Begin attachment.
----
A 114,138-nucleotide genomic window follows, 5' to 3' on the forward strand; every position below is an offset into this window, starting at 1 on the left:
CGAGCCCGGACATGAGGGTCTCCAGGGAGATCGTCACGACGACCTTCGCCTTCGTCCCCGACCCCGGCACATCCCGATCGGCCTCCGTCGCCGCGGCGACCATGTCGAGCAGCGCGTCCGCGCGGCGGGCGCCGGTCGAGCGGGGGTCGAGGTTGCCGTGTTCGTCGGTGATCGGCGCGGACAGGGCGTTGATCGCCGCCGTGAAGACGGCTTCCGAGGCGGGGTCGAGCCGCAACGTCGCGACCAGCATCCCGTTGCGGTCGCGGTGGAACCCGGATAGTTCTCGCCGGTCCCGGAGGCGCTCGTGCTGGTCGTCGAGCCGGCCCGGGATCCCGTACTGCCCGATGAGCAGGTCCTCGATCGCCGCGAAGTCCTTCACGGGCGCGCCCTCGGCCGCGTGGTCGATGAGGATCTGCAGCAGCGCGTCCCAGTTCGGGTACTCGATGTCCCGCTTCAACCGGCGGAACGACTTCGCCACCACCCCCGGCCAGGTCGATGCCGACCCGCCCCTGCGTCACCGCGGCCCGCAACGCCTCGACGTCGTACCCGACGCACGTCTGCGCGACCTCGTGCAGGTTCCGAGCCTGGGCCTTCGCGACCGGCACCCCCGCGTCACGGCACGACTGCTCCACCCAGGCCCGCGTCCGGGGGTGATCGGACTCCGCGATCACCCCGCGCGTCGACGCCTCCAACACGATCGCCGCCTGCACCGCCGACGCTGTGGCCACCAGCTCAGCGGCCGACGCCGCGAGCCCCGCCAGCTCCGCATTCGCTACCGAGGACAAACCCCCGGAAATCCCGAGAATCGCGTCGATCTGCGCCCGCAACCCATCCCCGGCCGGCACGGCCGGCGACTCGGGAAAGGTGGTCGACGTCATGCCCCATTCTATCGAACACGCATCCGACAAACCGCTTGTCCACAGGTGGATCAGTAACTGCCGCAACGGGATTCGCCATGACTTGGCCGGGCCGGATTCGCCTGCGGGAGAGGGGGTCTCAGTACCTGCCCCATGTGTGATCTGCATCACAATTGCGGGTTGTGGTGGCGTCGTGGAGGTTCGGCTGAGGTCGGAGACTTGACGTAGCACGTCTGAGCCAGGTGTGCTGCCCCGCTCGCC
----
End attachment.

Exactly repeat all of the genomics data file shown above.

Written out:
A 114,138-nucleotide genomic window follows, 5' to 3' on the forward strand; every position below is an offset into this window, starting at 1 on the left:
CGAGCCCGGACATGAGGGTCTCCAGGGAGATCGTCACGACGACCTTCGCCTTCGTCCCCGACCCCGGCACATCCCGATCGGCCTCCGTCGCCGCGGCGACCATGTCGAGCAGCGCGTCCGCGCGGCGGGCGCCGGTCGAGCGGGGGTCGAGGTTGCCGTGTTCGTCGGTGATCGGCGCGGACAGGGCGTTGATCGCCGCCGTGAAGACGGCTTCCGAGGCGGGGTCGAGCCGCAACGTCGCGACCAGCATCCCGTTGCGGTCGCGGTGGAACCCGGATAGTTCTCGCCGGTCCCGGAGGCGCTCGTGCTGGTCGTCGAGCCGGCCCGGGATCCCGTACTGCCCGATGAGCAGGTCCTCGATCGCCGCGAAGTCCTTCACGGGCGCGCCCTCGGCCGCGTGGTCGATGAGGATCTGCAGCAGCGCGTCCCAGTTCGGGTACTCGATGTCCCGCTTCAACCGGCGGAACGACTTCGCCACCACCCCCGGCCAGGTCGATGCCGACCCGCCCCTGCGTCACCGCGGCCCGCAACGCCTCGACGTCGTACCCGACGCACGTCTGCGCGACCTCGTGCAGGTTCCGAGCCTGGGCCTTCGCGACCGGCACCCCCGCGTCACGGCACGACTGCTCCACCCAGGCCCGCGTCCGGGGGTGATCGGACTCCGCGATCACCCCGCGCGTCGACGCCTCCAACACGATCGCCGCCTGCACCGCCGACGCTGTGGCCACCAGCTCAGCGGCCGACGCCGCGAGCCCCGCCAGCTCCGCATTCGCTACCGAGGACAAACCCCCGGAAATCCCGAGAATCGCGTCGATCTGCGCCCGCAACCCATCCCCGGCCGGCACGGCCGGCGACTCGGGAAAGGTGGTCGACGTCATGCCCCATTCTATCGAACACGCATCCGACAAACCGCTTGTCCACAGGTGGATCAGTAACTGCCGCAACGGGATTCGCCATGACTTGGCCGGGCCGGATTCGCCTGCGGGAGAGGGGGTCTCAGTACCTGCCCCATGTGTGATCTGCATCACAATTGCGGGTTGTGGTGGCGTCGTGGAGGTTCGGCTGAGGTCGGAGACTTGACGTAGCACGTCTGAGCCAGGTGTGCTGCCCCGCTCGCC